First Published on 3rd January, 2019
Ai Editorial: The planned offer and order management systems, and the concept of ONE Order holds a lot of promise, writes Ai's Ritesh Gupta
Airlines, collectively as an industry, over the years haven’t really excelled in the arena of servicing during the actual consumption of the product.
Be it for the day-of-travel-experience or even at the time of disruption, there is a scope for improvement.
Though not many full-service carriers have shown swiftness in this context, a handful of them have embraced agile transformation to enrich the passenger experience. And with IATA’s initiative ONE Order program, based around the concept of a single order record, one can only expect the journey of travellers to get better.
ONE Order - an integral part of data-driven enterprise
Not just airlines, but organizations from other sectors, too, are unable to serve their customers owing to inconsistent, fragmented, duplicated, and siloed data landscape in the typical enterprise. But there are certain challenges that are associated with each industry. Airlines are no different, when we think of legacy methodologies.
Even if airlines look at integrating data and strengthen their infrastructure via customer data platforms, they have to reassess industry-specific solutions. As several pieces of a puzzle have to be sorted to ensure passengers are identified at the time when it is needed, it is vital for airlines to look at airline-specific systems and processes to completely provide an answer to siloed data scenario. For example, if data is being ingested from only a fraction of sources, especially the 1st party ones, it wouldn't serve the passenger in all scenarios. That's where the planned offer and order management systems, and the concept of ONE Order holds a lot of promise.
Considering the significance of NDC and ONE Order, the industry is gradually coming to grips with massive changes. An industry-wide as well as a collaborative effort is being made to ascertain what needs to be done to provide a more robust offer and order structure. The industry today stands at a crucial juncture as far as embracing airline retailing is concerned. Every step in the process is expected to bring in a change. For instance, NDC will continue to create e-tickets. But once a switch is made to ONE Order there will be no tickets.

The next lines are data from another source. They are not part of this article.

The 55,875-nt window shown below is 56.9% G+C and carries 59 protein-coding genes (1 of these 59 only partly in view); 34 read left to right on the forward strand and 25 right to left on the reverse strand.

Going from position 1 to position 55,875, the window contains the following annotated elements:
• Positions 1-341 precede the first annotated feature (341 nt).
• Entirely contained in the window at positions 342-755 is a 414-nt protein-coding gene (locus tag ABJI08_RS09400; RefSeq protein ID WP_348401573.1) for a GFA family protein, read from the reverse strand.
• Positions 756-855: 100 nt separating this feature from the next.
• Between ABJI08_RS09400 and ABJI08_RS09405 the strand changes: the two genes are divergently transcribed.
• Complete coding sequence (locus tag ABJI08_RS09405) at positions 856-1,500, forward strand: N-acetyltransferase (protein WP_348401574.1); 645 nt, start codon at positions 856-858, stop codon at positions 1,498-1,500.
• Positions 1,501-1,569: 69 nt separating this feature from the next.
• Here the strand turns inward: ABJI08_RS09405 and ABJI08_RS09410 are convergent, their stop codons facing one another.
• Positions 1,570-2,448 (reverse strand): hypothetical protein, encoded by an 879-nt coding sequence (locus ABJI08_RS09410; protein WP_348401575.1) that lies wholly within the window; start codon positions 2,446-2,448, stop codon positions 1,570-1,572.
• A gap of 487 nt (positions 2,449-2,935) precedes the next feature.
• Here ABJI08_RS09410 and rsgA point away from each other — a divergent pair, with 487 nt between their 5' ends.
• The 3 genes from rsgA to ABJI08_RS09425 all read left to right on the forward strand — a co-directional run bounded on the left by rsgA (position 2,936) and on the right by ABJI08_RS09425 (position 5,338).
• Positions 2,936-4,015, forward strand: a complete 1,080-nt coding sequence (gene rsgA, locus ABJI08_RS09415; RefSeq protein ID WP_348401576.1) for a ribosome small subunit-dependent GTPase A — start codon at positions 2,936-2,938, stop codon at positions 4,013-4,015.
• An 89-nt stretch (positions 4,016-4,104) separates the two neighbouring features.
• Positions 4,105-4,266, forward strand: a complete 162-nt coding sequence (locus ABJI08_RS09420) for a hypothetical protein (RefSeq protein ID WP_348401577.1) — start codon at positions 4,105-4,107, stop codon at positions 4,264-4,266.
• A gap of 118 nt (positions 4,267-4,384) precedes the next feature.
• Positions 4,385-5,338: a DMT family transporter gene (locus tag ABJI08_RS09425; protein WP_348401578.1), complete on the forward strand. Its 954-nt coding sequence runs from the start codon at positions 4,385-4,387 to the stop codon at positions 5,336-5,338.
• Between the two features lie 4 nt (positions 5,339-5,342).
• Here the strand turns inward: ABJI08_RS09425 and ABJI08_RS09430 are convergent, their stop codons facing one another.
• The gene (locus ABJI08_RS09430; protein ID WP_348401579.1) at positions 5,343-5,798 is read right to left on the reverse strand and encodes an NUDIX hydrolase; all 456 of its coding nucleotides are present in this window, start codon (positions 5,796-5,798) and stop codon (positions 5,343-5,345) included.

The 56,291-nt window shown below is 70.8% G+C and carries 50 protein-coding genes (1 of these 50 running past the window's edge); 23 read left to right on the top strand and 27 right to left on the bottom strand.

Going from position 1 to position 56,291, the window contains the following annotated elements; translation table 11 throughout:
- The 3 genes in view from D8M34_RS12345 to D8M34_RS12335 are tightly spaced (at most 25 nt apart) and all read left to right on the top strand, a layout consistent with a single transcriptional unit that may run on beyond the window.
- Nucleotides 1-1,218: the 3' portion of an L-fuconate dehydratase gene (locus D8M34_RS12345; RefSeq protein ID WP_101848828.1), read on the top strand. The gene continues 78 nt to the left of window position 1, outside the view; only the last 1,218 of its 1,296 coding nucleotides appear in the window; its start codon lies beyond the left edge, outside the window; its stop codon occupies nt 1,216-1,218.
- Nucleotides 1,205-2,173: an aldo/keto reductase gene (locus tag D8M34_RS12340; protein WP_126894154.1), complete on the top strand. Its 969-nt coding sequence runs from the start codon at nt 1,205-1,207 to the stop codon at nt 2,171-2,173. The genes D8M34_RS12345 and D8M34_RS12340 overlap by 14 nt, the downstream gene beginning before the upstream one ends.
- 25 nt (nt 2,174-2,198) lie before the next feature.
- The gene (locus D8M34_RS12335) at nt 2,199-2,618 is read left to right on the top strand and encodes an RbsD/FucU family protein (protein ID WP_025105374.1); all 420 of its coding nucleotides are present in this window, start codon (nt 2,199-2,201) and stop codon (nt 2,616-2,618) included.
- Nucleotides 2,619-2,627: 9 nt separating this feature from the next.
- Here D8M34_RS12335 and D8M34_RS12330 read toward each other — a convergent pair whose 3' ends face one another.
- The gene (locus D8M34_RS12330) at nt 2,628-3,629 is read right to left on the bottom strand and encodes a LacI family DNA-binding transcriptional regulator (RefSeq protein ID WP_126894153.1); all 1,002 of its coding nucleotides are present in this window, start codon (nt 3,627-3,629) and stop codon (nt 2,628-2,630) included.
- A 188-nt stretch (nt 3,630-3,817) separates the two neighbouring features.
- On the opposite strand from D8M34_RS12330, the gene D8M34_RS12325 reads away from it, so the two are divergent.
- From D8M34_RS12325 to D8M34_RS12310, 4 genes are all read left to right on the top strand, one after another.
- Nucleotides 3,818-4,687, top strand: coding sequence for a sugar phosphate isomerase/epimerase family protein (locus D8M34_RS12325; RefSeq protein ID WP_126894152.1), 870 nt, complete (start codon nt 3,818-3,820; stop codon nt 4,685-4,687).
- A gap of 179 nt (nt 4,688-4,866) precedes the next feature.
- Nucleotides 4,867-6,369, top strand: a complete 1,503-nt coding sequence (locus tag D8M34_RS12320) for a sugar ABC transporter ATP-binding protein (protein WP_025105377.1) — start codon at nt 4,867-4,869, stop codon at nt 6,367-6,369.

One Order combines the PNR data information with the E-ticket and the EMD information into one single record.
As envisioned by IATA, One Order will result in the gradual disappearance of multiple reservation records as well as e-ticket/ EMD concepts to be replaced by a single reference travel document. A new standardized and expandable reference will become the single access point for customer orders by third parties (interline partners, distribution channels, ground handling agents and airport staff, among others).
In the One Order environment, all information is contained in a single order.
"ONE Order would have information about the passenger's journey. And order would be created based on the passenger information that the airline has. When you go into modifying the order, the process would require a new offer. And that offer is always created considering passenger details and personalization," shared Ryan Harris, Director at JR Technologies’ Research and Development Centre in Dublin.
As for how this also simplifies servicing the passenger, imagine meeting a request for changing a seat after a boarding pass has been issued. Today DCS (departure control system) is a separate system. Advanced seat reservation happens in reservation, not in DCS. Information goes from reservation to DCS. Today's environment is complex, as it is not a real-time transaction. But with ONE Order and integrated, connected set up, a system like DCS would be having order information in real-time and updating it. "Everything resides in real-time in that order. In the NDC world, it is one source of data - it doesn't need to be siloed or to be transferred from system to another. So there is one copy of data in today's scenario and if it isn't shared with another, then it remains siloed. Tomorrow with ONE Order, there won't be any single copy or lag time," shared Harris.
The significance of historical data that an airline has about an individual and using it to dynamically bundle and unbundle services and products to create a offer has been discussed widely. As data is received by systems in real-time, and with processing capabilities, analytics and application of algorithms, airlines can set out for coming up with a relevant offer or meeting a passenger's needs on the day of travel, too.
Referring to the screen/ interface that is used by the staff at the airport or in-flight attendants, Harris said, "The key here is automation. The agent shouldn't be making a decision. Decisions should be made for them (predictive analytics or pattern recognition). The IT and operational set up (via Offer and Order Management), airlines would have the capability to use big data/ analytics in real-time. Also, the interface can be customized as per the request of the airline."
How would it work?
Airlines aren't starting from the scratch. Just as in case of offers, there would be NDC and non-NDC content, there has to be a way for converting PNR into orders. So one can expect a platform, running in parallel to an airline’s PSS. It would feature complete PSS booking connectivity and document processing capability, converting PNR into orders. This way a master record would be stored. Changes or answering queries in real-time, including on the day of travel, would become a possibility with this central source of truth.
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